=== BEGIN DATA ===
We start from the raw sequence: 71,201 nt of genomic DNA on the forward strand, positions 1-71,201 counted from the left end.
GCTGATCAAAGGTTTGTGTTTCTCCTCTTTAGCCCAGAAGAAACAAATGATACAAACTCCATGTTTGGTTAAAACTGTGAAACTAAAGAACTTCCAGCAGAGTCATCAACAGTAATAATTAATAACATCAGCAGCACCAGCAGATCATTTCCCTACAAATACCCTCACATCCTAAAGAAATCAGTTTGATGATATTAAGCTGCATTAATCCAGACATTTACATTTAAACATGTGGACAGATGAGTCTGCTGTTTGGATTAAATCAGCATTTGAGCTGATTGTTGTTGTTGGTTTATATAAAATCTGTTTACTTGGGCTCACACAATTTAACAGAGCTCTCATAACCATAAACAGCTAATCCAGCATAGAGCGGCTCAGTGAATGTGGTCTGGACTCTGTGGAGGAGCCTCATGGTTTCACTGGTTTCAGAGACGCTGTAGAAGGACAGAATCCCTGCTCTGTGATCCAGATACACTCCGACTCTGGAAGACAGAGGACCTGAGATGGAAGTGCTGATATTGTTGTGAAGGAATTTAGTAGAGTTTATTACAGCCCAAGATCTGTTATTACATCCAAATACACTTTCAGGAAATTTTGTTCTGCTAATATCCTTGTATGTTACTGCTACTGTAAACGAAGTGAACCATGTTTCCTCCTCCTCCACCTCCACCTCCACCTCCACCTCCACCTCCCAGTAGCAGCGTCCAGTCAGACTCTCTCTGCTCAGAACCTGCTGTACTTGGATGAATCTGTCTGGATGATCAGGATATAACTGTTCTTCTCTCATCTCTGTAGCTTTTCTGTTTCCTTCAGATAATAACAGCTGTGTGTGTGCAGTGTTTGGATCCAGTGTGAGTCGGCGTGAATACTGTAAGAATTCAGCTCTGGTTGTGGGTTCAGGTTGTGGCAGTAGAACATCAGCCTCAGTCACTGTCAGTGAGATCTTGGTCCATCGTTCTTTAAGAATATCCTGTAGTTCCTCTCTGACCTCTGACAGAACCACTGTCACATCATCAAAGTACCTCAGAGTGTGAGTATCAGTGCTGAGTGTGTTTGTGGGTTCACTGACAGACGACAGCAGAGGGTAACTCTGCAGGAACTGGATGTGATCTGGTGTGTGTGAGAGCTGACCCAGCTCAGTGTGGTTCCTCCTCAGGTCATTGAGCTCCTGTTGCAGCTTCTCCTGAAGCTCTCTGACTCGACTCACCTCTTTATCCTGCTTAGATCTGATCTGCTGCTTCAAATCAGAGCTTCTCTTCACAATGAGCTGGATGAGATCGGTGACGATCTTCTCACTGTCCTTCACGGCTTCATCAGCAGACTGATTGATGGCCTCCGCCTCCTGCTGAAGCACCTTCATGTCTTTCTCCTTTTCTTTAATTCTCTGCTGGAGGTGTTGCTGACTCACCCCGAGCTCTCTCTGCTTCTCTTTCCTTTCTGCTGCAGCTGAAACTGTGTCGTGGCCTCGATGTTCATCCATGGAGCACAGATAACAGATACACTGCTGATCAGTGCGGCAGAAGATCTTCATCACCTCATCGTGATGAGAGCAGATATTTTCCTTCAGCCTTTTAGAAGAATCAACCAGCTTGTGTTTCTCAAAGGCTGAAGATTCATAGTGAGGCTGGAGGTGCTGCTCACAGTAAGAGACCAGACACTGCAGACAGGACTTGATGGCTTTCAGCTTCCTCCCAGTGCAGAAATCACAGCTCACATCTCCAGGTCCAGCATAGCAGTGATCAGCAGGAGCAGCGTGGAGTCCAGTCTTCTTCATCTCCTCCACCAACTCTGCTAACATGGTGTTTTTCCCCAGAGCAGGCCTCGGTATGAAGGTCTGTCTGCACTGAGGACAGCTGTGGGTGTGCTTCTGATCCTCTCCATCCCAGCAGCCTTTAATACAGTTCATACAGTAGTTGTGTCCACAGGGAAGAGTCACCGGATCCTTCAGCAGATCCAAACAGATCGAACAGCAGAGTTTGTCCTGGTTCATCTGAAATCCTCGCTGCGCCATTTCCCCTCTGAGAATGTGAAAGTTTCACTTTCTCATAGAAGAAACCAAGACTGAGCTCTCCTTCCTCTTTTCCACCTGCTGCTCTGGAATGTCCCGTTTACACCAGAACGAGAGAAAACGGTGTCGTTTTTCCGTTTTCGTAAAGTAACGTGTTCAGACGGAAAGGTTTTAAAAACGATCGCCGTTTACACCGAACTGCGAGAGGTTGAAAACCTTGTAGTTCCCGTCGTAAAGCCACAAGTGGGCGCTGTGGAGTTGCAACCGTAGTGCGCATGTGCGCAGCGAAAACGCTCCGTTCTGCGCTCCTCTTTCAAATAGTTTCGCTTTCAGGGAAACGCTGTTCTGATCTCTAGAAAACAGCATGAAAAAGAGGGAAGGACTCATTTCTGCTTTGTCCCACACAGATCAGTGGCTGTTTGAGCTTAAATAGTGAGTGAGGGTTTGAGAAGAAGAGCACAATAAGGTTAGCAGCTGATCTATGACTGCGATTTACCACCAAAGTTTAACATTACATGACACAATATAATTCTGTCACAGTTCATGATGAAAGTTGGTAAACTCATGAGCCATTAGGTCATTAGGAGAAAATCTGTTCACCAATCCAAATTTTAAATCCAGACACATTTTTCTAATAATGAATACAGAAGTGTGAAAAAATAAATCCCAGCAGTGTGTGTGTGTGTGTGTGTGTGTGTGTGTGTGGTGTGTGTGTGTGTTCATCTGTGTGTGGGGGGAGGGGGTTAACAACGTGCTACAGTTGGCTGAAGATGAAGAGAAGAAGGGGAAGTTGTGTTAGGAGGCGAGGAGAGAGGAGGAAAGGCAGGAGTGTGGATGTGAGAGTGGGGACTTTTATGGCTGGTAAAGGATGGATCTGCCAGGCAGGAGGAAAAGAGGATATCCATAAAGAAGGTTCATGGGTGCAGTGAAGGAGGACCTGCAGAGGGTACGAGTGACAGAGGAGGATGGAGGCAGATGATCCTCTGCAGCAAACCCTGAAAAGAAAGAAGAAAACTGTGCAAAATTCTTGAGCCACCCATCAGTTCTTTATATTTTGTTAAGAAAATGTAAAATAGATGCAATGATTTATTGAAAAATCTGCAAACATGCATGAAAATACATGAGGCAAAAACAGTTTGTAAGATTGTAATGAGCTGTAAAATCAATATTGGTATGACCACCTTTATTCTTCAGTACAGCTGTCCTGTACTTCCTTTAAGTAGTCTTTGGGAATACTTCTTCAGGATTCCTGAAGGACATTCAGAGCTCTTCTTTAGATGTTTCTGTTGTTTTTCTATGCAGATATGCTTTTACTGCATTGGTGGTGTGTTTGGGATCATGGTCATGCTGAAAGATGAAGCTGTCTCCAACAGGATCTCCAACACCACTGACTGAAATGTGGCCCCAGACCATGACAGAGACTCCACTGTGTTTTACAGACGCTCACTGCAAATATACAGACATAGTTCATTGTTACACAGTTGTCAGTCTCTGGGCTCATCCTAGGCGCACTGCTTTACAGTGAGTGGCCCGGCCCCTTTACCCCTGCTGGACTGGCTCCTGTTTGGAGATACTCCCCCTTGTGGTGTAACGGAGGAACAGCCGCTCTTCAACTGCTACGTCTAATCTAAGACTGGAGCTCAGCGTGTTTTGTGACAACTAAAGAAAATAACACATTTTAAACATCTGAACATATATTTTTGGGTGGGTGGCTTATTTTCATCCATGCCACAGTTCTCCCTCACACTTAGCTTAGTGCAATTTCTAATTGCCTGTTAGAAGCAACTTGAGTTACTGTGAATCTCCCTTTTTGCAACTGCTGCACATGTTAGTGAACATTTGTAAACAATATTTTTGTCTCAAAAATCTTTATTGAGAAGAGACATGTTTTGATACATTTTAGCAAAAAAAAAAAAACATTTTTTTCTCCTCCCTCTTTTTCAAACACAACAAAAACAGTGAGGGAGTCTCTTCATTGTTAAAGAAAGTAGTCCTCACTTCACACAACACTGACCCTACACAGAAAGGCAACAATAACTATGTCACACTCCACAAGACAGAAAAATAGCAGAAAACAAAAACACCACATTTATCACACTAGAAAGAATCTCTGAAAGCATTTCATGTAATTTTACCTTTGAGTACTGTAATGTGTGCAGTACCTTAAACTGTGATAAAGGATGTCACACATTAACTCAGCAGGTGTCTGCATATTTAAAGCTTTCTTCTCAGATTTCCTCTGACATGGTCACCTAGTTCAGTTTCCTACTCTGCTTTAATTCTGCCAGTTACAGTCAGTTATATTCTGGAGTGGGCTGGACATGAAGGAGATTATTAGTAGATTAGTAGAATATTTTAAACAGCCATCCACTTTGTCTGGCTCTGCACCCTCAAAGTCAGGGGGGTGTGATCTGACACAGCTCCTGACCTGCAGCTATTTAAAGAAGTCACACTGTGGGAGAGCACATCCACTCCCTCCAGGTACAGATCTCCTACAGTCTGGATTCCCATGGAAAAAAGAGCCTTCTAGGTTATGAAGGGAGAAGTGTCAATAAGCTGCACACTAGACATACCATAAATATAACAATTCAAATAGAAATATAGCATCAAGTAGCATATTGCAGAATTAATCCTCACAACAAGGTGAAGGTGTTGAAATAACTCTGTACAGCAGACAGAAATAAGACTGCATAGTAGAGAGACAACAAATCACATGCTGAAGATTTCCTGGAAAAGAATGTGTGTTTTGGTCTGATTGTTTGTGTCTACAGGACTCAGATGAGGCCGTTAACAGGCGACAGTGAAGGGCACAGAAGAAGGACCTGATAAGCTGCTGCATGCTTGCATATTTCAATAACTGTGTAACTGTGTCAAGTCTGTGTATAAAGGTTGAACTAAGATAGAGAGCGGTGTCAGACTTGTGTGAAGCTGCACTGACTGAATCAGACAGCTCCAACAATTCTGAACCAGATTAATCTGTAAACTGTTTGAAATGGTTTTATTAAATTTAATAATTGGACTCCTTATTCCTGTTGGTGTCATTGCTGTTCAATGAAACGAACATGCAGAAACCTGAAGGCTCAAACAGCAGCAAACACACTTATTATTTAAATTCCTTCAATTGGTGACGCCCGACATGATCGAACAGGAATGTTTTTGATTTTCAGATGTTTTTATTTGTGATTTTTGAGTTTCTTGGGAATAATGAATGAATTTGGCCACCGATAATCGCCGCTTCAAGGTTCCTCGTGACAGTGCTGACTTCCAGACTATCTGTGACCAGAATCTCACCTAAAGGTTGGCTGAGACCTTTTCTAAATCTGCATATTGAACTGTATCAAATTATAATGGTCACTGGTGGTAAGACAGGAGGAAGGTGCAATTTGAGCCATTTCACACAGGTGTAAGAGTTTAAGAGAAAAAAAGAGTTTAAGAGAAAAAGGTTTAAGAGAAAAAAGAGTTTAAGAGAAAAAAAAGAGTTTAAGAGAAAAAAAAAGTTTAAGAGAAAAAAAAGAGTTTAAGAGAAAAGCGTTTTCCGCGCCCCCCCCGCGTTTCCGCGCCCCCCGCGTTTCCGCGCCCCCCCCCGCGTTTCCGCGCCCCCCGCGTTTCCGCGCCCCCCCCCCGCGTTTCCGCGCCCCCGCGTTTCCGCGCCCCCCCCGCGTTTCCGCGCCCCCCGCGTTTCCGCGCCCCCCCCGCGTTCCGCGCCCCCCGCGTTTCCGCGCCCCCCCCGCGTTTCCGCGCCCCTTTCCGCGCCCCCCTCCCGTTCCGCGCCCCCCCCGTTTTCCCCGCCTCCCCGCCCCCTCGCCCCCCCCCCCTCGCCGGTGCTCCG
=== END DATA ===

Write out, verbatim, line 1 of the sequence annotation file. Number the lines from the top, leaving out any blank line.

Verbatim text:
We start from the raw sequence: 71,201 nt of genomic DNA on the forward strand, positions 1-71,201 counted from the left end.